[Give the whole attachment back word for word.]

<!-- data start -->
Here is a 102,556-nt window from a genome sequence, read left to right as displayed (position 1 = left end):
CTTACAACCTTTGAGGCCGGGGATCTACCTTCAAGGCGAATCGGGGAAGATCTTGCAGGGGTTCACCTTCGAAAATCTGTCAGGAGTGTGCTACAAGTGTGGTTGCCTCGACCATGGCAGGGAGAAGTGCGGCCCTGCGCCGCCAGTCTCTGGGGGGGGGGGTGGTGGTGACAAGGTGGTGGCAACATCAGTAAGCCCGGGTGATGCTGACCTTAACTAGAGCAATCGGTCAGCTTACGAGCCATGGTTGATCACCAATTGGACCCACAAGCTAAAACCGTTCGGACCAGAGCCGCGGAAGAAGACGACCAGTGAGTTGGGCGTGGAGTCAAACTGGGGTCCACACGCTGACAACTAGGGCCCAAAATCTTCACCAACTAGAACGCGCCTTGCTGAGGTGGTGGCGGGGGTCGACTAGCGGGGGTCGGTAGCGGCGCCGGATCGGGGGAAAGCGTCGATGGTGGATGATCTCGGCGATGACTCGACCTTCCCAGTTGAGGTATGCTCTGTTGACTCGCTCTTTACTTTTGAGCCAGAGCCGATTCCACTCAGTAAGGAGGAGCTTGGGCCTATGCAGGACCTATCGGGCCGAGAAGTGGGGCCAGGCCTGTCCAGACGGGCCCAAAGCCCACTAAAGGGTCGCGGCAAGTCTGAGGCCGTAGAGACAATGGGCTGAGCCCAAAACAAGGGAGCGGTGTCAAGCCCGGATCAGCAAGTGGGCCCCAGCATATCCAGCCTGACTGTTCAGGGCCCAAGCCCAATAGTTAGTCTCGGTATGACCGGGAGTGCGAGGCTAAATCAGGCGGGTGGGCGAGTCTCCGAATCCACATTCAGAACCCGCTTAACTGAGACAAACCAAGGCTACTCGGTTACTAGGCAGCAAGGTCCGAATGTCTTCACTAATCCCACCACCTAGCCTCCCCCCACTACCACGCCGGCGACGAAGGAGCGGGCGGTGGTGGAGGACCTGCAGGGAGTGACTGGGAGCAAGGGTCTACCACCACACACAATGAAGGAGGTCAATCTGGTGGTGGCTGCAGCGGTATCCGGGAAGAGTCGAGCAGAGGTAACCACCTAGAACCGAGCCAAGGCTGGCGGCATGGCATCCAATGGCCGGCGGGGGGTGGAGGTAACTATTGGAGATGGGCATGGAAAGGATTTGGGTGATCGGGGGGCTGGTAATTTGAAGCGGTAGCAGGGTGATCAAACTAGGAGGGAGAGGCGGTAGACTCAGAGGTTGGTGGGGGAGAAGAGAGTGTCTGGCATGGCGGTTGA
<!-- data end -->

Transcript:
Here is a 102,556-nt window from a genome sequence, read left to right as displayed (position 1 = left end):
CTTACAACCTTTGAGGCCGGGGATCTACCTTCAAGGCGAATCGGGGAAGATCTTGCAGGGGTTCACCTTCGAAAATCTGTCAGGAGTGTGCTACAAGTGTGGTTGCCTCGACCATGGCAGGGAGAAGTGCGGCCCTGCGCCGCCAGTCTCTGGGGGGGGGGGTGGTGGTGACAAGGTGGTGGCAACATCAGTAAGCCCGGGTGATGCTGACCTTAACTAGAGCAATCGGTCAGCTTACGAGCCATGGTTGATCACCAATTGGACCCACAAGCTAAAACCGTTCGGACCAGAGCCGCGGAAGAAGACGACCAGTGAGTTGGGCGTGGAGTCAAACTGGGGTCCACACGCTGACAACTAGGGCCCAAAATCTTCACCAACTAGAACGCGCCTTGCTGAGGTGGTGGCGGGGGTCGACTAGCGGGGGTCGGTAGCGGCGCCGGATCGGGGGAAAGCGTCGATGGTGGATGATCTCGGCGATGACTCGACCTTCCCAGTTGAGGTATGCTCTGTTGACTCGCTCTTTACTTTTGAGCCAGAGCCGATTCCACTCAGTAAGGAGGAGCTTGGGCCTATGCAGGACCTATCGGGCCGAGAAGTGGGGCCAGGCCTGTCCAGACGGGCCCAAAGCCCACTAAAGGGTCGCGGCAAGTCTGAGGCCGTAGAGACAATGGGCTGAGCCCAAAACAAGGGAGCGGTGTCAAGCCCGGATCAGCAAGTGGGCCCCAGCATATCCAGCCTGACTGTTCAGGGCCCAAGCCCAATAGTTAGTCTCGGTATGACCGGGAGTGCGAGGCTAAATCAGGCGGGTGGGCGAGTCTCCGAATCCACATTCAGAACCCGCTTAACTGAGACAAACCAAGGCTACTCGGTTACTAGGCAGCAAGGTCCGAATGTCTTCACTAATCCCACCACCTAGCCTCCCCCCACTACCACGCCGGCGACGAAGGAGCGGGCGGTGGTGGAGGACCTGCAGGGAGTGACTGGGAGCAAGGGTCTACCACCACACACAATGAAGGAGGTCAATCTGGTGGTGGCTGCAGCGGTATCCGGGAAGAGTCGAGCAGAGGTAACCACCTAGAACCGAGCCAAGGCTGGCGGCATGGCATCCAATGGCCGGCGGGGGGTGGAGGTAACTATTGGAGATGGGCATGGAAAGGATTTGGGTGATCGGGGGGCTGGTAATTTGAAGCGGTAGCAGGGTGATCAAACTAGGAGGGAGAGGCGGTAGACTCAGAGGTTGGTGGGGGAGAAGAGAGTGTCTGGCATGGCGGTTGA